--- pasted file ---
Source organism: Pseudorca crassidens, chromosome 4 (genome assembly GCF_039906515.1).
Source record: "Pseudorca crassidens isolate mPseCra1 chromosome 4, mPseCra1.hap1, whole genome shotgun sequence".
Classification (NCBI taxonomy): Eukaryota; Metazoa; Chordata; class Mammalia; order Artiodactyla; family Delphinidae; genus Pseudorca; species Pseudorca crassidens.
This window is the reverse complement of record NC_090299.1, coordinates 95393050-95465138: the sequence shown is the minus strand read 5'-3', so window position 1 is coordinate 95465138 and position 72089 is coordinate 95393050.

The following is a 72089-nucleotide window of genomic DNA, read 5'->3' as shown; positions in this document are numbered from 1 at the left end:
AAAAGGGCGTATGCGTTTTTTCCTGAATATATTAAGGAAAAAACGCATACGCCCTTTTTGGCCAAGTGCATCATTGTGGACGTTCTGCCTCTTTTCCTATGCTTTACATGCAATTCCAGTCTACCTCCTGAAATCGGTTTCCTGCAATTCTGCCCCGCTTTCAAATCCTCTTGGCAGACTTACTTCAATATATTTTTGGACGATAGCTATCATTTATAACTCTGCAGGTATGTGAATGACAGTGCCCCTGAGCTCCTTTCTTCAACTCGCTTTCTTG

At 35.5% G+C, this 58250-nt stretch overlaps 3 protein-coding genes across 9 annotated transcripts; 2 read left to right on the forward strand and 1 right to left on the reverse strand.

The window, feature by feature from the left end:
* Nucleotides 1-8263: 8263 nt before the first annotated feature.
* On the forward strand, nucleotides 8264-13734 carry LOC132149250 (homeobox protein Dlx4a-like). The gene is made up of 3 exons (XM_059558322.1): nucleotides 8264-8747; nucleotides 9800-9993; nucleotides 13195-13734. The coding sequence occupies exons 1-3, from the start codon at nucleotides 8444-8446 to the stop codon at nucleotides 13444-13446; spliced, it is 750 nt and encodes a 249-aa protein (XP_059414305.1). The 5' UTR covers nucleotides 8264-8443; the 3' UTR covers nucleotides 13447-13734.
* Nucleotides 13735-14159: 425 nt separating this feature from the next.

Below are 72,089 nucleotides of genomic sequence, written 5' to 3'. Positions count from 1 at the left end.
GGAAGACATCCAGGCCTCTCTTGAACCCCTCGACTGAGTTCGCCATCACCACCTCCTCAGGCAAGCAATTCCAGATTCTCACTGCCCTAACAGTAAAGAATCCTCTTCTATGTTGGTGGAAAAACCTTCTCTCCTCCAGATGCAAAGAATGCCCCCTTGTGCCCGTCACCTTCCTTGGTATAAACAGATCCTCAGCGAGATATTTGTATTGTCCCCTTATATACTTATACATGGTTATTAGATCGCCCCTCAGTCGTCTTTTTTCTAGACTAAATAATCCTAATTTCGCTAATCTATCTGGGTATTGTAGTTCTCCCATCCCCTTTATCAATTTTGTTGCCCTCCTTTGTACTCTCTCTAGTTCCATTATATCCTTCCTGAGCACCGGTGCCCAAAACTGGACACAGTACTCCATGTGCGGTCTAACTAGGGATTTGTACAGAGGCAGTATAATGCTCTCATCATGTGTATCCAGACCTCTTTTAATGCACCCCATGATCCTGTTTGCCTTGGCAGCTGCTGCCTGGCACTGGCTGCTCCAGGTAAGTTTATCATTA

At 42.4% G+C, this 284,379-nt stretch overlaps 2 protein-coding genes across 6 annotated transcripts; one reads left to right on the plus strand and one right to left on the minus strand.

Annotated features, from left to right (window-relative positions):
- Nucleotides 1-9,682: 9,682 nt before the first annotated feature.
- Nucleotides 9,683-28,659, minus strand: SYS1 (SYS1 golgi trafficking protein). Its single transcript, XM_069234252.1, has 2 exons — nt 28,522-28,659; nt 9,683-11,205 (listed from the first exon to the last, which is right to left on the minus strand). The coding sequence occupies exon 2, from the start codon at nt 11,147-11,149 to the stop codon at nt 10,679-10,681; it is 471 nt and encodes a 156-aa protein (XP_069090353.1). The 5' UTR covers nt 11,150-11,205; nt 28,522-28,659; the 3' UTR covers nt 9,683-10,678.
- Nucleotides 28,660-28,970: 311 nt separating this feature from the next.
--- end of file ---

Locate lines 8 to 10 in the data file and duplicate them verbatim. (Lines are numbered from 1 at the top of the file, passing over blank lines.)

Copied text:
The window, feature by feature from the left end:
* Nucleotides 1-8263: 8263 nt before the first annotated feature.
* On the forward strand, nucleotides 8264-13734 carry LOC132149250 (homeobox protein Dlx4a-like). The gene is made up of 3 exons (XM_059558322.1): nucleotides 8264-8747; nucleotides 9800-9993; nucleotides 13195-13734. The coding sequence occupies exons 1-3, from the start codon at nucleotides 8444-8446 to the stop codon at nucleotides 13444-13446; spliced, it is 750 nt and encodes a 249-aa protein (XP_059414305.1). The 5' UTR covers nucleotides 8264-8443; the 3' UTR covers nucleotides 13447-13734.